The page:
“My Negro Wench Lydia” Not long ago, I learned an ugly truth about slavery in New Jersey and how it persisted so much longer than I ever knew. Unable to change the past, I volunteered to help in the present. I wrote about New Jersey’s slow road to abolition in “The Ugly Truth” — a June 2018 article … More Tracing the Dunham Slaves, Lydia–An Update to The Ugly Truth: Slavery in Hunterdon County, New Jersey
What is a “Negro Wench?” Nehemiah Dunham used that phraseology in a legal document–his 1801 will–to refer to one of his slaves. That made me curious. What exactly did he mean when he used the phrase? The “Negro wench” phraseology appears to have been common in the 18th and 19th centuries, including in New Jersey … More “Negro Wench” Appendix
For a descendant of post-Civil-War immigrants from Germany, finding slavery in your family tree is pretty shocking. Granted, this discovery came on my husband’s side of the family, but that makes it no less difficult to learn. Most of his relations were from the North, and the few relations from Virginia moved to the North … More The Ugly Truth: Examining Slavery in Hunterdon County, New Jersey
In 1765, a man named Adam Hope arrived in Hunterdon County, New Jersey. Not much is known today about Adam Hope’s history or why he came to Hunterdon County. In fact, his parents remain a mystery. Slightly bit more is known about from where he came. A small grain of evidence suggests he may have come by way … More The Life of Revolutionary War Patriot, Captain Adam Hope
Not enough has been written about the Hope family of Hunterdon County, New Jersey. I know. I have looked. For my children, the Hopes (though Sarah Dunham Hope wife of Adam Hope) provide a gateway family to Mayflower ancestry. With the 400th year of the Mayflower’s arrival in Massachusetts rapidly approaching, my goal is to have fully documented ancestry … More Hopes of Hunterdon County, New Jersey
My kids often like to know how they are related to famous people. Luckily for them, and no thanks to me, there are a lot of kings, queens, Mayflower types, and other interesting folks to make this task possible. Today, I decided to map out their relationship to our 44th president. I knew that Barack … More Oh those distant relations . . . Barack Obama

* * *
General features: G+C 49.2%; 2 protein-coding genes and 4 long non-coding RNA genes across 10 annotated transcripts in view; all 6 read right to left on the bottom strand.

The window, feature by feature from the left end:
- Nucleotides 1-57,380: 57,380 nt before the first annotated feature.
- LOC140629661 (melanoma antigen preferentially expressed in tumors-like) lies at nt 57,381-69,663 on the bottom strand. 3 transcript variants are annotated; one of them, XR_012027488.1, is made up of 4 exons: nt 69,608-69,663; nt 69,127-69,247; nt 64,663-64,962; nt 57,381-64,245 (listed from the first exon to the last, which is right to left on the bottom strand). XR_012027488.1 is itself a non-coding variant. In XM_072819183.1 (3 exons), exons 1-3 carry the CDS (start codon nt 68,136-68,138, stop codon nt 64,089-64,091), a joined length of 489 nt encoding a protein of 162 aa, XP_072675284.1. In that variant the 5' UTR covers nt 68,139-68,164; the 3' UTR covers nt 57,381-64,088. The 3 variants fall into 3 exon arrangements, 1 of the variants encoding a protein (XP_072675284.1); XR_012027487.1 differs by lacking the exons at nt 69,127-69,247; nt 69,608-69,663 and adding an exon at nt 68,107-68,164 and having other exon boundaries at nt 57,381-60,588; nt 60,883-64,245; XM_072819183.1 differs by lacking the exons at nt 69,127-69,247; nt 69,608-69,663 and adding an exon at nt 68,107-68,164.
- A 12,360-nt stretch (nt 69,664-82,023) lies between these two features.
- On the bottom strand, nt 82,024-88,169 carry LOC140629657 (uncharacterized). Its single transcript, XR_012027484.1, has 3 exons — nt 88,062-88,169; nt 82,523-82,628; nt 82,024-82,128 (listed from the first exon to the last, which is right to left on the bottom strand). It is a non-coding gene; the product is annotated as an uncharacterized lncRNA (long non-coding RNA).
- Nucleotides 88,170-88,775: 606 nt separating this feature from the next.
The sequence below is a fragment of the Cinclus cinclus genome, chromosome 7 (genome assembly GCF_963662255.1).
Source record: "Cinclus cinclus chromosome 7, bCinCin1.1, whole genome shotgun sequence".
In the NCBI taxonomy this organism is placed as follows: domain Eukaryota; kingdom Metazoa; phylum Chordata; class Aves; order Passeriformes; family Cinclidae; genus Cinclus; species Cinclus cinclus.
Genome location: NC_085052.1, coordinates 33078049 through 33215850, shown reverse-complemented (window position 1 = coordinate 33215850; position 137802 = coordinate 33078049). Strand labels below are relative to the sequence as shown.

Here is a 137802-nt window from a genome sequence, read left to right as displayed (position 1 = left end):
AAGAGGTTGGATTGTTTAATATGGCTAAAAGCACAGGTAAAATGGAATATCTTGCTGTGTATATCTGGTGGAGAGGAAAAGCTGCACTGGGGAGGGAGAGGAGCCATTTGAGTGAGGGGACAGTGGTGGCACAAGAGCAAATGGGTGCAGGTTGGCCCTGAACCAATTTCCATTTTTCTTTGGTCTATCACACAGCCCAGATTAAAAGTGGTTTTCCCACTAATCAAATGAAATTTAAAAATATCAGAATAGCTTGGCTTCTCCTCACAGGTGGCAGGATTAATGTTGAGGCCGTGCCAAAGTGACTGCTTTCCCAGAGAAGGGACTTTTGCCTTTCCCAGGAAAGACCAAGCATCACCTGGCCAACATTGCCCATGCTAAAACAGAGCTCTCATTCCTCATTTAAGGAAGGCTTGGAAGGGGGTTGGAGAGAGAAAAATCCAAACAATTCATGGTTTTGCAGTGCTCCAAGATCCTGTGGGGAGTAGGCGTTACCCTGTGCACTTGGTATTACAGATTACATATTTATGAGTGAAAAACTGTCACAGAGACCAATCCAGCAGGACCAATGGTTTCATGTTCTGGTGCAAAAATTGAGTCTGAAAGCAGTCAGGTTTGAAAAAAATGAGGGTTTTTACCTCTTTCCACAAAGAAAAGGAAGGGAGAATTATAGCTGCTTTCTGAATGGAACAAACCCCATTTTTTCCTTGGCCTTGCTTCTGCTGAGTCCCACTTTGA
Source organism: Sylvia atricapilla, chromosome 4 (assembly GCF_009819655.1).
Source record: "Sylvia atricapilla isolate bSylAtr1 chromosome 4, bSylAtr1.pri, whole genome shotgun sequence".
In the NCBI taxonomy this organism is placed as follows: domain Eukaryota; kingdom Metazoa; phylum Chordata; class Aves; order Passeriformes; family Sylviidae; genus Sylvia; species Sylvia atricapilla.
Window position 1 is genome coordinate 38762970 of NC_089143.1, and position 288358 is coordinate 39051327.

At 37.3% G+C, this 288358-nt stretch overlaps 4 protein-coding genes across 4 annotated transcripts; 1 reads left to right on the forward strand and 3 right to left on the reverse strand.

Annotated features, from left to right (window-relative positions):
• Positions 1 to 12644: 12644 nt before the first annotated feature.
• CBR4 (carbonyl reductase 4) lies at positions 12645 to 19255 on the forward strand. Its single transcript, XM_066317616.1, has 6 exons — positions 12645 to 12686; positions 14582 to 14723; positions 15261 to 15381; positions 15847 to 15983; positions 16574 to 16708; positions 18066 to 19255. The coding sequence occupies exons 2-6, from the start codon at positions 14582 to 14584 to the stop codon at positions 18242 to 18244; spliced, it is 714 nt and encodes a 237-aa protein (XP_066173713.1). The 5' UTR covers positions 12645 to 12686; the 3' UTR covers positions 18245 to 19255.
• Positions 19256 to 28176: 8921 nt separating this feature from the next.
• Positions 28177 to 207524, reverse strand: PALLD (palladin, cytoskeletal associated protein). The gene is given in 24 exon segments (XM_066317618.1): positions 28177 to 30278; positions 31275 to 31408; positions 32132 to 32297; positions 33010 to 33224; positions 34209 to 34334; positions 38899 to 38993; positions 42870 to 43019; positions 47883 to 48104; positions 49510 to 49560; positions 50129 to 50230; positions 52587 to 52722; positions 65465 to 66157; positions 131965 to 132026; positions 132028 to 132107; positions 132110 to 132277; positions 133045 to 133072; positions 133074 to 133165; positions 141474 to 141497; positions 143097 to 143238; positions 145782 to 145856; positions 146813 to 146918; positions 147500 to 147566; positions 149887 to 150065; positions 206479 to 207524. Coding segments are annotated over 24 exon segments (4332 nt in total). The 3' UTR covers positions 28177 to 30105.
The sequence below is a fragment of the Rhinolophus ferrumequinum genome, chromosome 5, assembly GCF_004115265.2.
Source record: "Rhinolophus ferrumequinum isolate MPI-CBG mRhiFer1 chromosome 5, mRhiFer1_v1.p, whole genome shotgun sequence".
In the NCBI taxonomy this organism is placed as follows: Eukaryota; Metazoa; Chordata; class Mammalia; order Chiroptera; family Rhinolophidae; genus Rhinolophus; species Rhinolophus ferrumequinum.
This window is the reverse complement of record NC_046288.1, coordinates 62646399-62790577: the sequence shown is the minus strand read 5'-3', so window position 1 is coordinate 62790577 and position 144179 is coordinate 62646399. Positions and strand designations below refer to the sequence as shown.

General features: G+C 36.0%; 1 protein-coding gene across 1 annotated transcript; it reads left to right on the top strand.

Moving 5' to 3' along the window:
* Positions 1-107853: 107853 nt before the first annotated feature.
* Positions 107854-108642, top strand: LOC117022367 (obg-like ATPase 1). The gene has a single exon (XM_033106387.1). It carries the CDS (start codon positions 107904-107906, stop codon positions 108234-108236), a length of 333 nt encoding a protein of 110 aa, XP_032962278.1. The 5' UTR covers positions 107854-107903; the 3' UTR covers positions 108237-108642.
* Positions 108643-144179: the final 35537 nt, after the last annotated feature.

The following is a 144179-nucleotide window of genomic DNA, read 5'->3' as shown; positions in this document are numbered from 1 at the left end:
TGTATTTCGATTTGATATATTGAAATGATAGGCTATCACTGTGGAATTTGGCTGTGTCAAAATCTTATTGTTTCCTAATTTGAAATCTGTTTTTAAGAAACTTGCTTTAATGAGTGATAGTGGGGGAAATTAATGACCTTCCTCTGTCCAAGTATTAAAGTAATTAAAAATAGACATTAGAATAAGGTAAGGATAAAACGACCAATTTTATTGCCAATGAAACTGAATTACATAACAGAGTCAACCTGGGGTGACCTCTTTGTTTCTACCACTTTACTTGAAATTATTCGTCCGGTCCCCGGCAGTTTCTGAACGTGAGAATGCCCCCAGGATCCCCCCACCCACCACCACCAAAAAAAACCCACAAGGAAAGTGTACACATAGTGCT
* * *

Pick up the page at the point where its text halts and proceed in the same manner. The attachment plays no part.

Scott’s parents will be married for 50 years this July. What a feat! They fell in love during the 1960s. Each came from separate parts of the country to attend a small liberal arts college in Iowa called Coe. They had never met, nor heard each other’s names. Neither knew what to expect from this … More Scott’s Parents Were Total Strangers When They Met or Were They?
Fines for selling liquor without a license these days can run into the thousands and the offense is chargeable (at least in my state) as a gross misdemeanor. Well it turns out, that in 1814, alcohol sales were not that much different. If you wanted to sell spirits, you needed a license or you could be charged. One … More Selling liquor without a license is illegal, and that hasn’t changed much for the last 200 years
Jeannette Hope Sayen was an artist. Fashion was her inspiration. Remarkably, as a young woman in the early 1900s she also made it her career. Working from both Paris and Philadelphia, artist Jeannette Hope began covering fashion at an early age–eventually becoming the eyes and ears of fashion for women throughout the United States. While her now-much-more-famous husband’s legacy is widely known, Jeannette’s own … More Fashion pioneer Jeannette Hope connects American women to Paris
As Hillary Clinton represents her party as the first major-party female presidential nominee, it seems fitting to pay tribute to one of the Marks family ancestors who was well ahead of her time. The 19th Amendment to the U.S. Constitution, which granted American women the right to vote, was not ratified until August 18, 1920. Just seven … More Who’s that woman running for office?